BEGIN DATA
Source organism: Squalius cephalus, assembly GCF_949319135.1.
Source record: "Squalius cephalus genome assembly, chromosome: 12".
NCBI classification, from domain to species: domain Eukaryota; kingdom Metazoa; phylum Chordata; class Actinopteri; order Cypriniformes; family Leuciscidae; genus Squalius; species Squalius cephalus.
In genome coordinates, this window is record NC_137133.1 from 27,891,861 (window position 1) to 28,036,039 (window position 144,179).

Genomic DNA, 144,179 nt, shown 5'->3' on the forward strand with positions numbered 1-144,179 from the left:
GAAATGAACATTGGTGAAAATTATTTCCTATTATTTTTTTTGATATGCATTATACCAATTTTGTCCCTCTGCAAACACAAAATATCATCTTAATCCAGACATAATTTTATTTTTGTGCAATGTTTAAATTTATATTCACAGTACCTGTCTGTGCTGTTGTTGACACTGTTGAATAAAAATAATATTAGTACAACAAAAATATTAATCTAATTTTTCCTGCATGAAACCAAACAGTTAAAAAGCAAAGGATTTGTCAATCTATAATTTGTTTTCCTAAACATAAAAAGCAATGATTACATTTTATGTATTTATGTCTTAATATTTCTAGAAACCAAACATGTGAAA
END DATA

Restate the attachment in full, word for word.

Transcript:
Source organism: Squalius cephalus, assembly GCF_949319135.1.
Source record: "Squalius cephalus genome assembly, chromosome: 12".
NCBI classification, from domain to species: domain Eukaryota; kingdom Metazoa; phylum Chordata; class Actinopteri; order Cypriniformes; family Leuciscidae; genus Squalius; species Squalius cephalus.
In genome coordinates, this window is record NC_137133.1 from 27,891,861 (window position 1) to 28,036,039 (window position 144,179).

Genomic DNA, 144,179 nt, shown 5'->3' on the forward strand with positions numbered 1-144,179 from the left:
GAAATGAACATTGGTGAAAATTATTTCCTATTATTTTTTTTGATATGCATTATACCAATTTTGTCCCTCTGCAAACACAAAATATCATCTTAATCCAGACATAATTTTATTTTTGTGCAATGTTTAAATTTATATTCACAGTACCTGTCTGTGCTGTTGTTGACACTGTTGAATAAAAATAATATTAGTACAACAAAAATATTAATCTAATTTTTCCTGCATGAAACCAAACAGTTAAAAAGCAAAGGATTTGTCAATCTATAATTTGTTTTCCTAAACATAAAAAGCAATGATTACATTTTATGTATTTATGTCTTAATATTTCTAGAAACCAAACATGTGAAA